Talking to teens about sex, sexually transmitted diseases (STDs), and pregnancy can be difficult for parents. Teens want to make their own decisions, but they are also influenced by their parents and their peers. Open communication between teens and parents is very important and helps teens to make healthy decisions. Studies show that young people whose parents talk to them about sex are less likely to engage in sexual activity. Here are some tips to help you talk to your teen about sex.
- Most kids in the United States hear about sex and sexual intercourse by the time they are 8 years old. If your child is already a teen when you embark on your first conversation with them about sex, he/she will most likely already know about the biology of it. Be ready for them to roll their eyes and walk out of the room. Your objective is to raise a child who understands how to use their sexual energy in a healthy, respectful, ethical way. And that’s no easy task in a culture that’s telling them that “being sexy” is a way of getting attention and power.
- Before you begin talking to your kids about sex, you should come to terms with how you feel about sexuality and sex. What you think and feel will have a strong influence on how you respond to your teenager’s behavior. Your own experiences as a child and an adult, what your parents said and did, your religious beliefs, your feelings, and your cultural background, all make a difference as to how you cope with this part of your teenager’s life.
- It is important to teach your teen both how to say “no” to sex and how to engage in safe sex once the time comes. Because of the way sex is portrayed in the media, most teens assume that sex is a normal part of dating.
- If your teen has already had sex then you might feel that it is too late to teach them to say no, but this is not the case at all. A lot of teenagers feel that once they have had sex with somebody they simply cannot then refuse. They need to understand that they should feel free to refuse sex for any reason at all if they feel uncomfortable. You should also take the opportunity to teach them that sex should be a very special experience and that this should apply not simply to their first sexual experience but should always be the case.
- Given that fact that many teenagers today are engaging in sex, it is vitally important that you teach your teen about safe sex. Educate your teens about the consequences of unprotected sex (STDs and pregnancy) and teach them about the various different birth control options that are available for both girls and boys. Your teen’s provider can also be a great source of information and support for yourself and your teen. Encouraging your teen to talk with his/her provider can facilitate accurate information and support.
Education and teen advice about sex is the key to keeping your children safe and happy and this is one area of guidance which is best performed at home by a loving and caring parent.
For more on how to talk to your teens about sex, click here.
How can I help my teen avoid pregnancy?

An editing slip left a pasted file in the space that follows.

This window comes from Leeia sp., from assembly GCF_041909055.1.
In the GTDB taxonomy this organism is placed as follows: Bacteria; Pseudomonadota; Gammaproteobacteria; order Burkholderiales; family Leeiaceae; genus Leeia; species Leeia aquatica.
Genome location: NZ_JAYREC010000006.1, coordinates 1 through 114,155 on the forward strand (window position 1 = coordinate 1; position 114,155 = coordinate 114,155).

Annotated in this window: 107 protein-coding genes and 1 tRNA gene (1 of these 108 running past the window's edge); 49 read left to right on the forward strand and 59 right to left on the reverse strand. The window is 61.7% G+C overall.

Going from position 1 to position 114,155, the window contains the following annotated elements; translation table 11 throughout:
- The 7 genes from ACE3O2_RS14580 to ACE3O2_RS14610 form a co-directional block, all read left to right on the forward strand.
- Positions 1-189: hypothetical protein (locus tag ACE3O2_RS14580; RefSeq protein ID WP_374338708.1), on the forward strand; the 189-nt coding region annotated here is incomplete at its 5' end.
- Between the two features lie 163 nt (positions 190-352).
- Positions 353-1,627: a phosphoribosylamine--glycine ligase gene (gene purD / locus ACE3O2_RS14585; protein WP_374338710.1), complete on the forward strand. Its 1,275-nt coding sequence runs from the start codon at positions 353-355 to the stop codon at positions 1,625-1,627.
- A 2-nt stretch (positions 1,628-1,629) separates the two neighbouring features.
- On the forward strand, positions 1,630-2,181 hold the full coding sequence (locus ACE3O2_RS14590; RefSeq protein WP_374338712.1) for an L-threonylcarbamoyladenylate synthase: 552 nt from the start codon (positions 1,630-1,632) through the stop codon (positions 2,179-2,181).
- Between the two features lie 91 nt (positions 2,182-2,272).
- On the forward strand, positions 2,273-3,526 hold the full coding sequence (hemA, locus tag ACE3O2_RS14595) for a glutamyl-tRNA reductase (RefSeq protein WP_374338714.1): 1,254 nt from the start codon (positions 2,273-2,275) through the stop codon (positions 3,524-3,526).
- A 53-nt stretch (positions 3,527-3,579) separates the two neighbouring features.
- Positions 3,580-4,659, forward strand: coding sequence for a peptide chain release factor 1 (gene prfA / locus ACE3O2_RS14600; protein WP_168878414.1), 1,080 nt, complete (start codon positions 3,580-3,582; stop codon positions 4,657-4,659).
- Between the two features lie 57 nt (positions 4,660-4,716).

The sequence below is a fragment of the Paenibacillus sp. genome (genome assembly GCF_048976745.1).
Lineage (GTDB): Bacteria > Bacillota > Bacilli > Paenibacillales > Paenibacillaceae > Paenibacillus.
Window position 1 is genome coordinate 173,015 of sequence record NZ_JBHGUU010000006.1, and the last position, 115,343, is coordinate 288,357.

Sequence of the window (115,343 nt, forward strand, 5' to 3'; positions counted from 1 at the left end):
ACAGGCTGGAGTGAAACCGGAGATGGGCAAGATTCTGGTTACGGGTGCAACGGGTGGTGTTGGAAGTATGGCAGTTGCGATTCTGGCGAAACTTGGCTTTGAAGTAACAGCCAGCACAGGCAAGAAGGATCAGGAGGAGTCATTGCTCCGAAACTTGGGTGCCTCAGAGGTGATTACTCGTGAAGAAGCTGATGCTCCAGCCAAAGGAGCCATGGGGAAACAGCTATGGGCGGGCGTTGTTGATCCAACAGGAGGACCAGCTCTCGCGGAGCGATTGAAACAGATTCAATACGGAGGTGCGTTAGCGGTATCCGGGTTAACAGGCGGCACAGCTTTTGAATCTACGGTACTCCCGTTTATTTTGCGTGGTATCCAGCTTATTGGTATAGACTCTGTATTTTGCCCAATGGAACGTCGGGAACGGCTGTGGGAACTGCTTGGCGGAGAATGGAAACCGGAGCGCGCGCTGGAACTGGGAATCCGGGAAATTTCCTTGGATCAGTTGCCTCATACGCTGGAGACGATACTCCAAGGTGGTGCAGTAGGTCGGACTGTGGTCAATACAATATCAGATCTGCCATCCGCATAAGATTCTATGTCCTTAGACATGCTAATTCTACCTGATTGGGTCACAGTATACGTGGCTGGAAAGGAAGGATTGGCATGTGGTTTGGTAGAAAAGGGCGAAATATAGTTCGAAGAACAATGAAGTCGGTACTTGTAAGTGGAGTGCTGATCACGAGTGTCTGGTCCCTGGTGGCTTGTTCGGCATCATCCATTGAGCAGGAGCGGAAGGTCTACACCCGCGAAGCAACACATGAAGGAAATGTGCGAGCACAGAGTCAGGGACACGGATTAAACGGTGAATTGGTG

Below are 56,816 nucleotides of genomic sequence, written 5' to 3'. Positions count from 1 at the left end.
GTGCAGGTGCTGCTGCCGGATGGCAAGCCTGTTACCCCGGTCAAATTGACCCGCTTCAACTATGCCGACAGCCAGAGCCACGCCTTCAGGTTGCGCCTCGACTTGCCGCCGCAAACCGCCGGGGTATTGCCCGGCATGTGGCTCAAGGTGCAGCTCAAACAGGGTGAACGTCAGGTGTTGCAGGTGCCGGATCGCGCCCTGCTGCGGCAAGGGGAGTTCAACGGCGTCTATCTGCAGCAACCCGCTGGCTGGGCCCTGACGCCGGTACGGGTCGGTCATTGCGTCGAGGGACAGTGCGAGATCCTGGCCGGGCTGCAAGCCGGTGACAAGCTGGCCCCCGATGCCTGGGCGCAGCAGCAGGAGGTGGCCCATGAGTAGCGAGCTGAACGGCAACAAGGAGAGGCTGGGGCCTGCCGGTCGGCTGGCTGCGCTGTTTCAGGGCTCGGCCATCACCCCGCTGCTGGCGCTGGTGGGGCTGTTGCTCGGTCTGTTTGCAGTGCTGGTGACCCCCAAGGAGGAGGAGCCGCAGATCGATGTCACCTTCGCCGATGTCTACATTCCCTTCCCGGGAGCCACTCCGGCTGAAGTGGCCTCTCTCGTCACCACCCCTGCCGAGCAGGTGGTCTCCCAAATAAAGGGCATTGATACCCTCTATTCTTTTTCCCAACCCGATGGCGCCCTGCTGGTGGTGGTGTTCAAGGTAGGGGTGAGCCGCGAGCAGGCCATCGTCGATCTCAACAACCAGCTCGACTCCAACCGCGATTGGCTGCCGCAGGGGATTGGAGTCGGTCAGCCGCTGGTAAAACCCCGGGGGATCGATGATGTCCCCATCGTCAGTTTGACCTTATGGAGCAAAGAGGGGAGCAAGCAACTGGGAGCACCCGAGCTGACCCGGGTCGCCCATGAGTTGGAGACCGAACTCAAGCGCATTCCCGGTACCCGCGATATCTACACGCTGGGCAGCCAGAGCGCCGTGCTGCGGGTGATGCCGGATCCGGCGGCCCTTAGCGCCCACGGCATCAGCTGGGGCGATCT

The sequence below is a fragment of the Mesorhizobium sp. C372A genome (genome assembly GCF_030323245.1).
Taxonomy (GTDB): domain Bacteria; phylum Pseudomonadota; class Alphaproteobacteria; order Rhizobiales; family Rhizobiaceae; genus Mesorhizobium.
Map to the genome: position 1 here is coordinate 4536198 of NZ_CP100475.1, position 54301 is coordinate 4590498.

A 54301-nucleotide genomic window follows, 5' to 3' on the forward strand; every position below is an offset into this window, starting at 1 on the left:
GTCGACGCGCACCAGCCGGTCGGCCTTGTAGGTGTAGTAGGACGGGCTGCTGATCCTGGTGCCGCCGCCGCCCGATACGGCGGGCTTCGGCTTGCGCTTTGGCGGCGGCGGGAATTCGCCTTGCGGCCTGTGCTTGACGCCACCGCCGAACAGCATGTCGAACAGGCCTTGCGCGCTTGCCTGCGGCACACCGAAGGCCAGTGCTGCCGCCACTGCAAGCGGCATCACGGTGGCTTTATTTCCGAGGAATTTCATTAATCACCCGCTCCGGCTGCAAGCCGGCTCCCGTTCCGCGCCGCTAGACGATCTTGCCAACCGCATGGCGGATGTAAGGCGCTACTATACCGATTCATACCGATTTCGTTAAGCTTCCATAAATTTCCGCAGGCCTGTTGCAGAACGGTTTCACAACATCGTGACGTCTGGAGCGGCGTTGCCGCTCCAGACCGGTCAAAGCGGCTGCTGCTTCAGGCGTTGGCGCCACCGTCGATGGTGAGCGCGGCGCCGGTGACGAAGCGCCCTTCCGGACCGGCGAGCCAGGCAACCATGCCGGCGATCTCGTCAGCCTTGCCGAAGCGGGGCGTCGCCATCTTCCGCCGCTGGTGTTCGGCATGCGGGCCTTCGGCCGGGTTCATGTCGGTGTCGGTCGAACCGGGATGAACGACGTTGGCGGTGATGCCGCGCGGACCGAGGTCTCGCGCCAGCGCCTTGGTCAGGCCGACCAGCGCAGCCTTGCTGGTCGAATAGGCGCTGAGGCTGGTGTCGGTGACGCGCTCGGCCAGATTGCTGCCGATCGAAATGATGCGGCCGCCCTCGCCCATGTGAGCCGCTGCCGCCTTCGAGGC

Parents should take comfort in the fact that research shows there is much they can do to help their kids pass into adulthood pregnancy- free. Here is a review of recommended actions you can take to help your teen avoid pregnancy:
- Be a good role model, first and foremost. Be clear about your own attitudes towards sex before you attempt to convey them to your teen. Do you think it is okay for kids under 18 to engage in sexual activity? Do you think abstinence is reasonable? Answering these types of questions yourself will help to clarify your own values and attitudes.
- Don’t just have “THE TALK” about sex. Many parents are uncomfortable discussing sexual matters with their kids, so they avoid it altogether or present limited information on one occasion only. Parents need to have an ongoing dialogue with their kids about sex and sexuality. Don’t lecture; be open to questions (kids are inquisitive) and don’t be afraid to say you don’t have the answer to every question. Parents should speak to sons and daughters in age-appropriate terms from an early age on into early adulthood. For more on how to talk to your teens about sex, click here.
- Supervise and monitor your children: It is important to establish rules, curfews and standards of expected behavior. Know what your kids are doing between the time they get home from school and when you arrive home from work. Get specific answers–find out where they are going when they go ‘hang-out’ with their friends.
- Get to know your kids’ friends (and their families): Adolescents are more influenced by their peers than any other age group. Therefore, you may want to know they are spending time with kids and families who share similar values to yours.
- Encourage group activities rather than one-on-one dating: Teens are much less likely to become pregnant if you discourage early, frequent, steady dating. Let your kids know when you will allow them to begin to date; tell them well in advance. Some parents may feel 16 is an appropriate age to begin dating; you may feel better about waiting until your son or daughter turns 18. Remember, you are the expert on your own child; only you can judge their level of maturity.
- Insist your children date others in the same age group. It is unwise to allow a daughter to date a boy who is significantly older; the risk of teen pregnancy is greatly increased when girls are allowed to date “men”.
- Demonstrate that you value education highly. Show your teens there are many life options other than pregnancy and parenthood.
- Monitor screen time: Know what your kids are doing with electronic media. Internet use and texting should be closely monitored.
- Involve other adult role models: Enlist the support of other adult role models (i.e., aunts and uncles, counselors, healthcare providers) that may influence your teen and encourage them to share their input on sexuality and safe sex practices.
Developing and nurturing a warm, caring and open relationship with your children may be the very best form of birth control you can provide! For more information, click here.
For a list of local resources including adolescent medical services, mental health counseling, substance abuse, violence, grief, suicide, and after-school programs for teens, click here.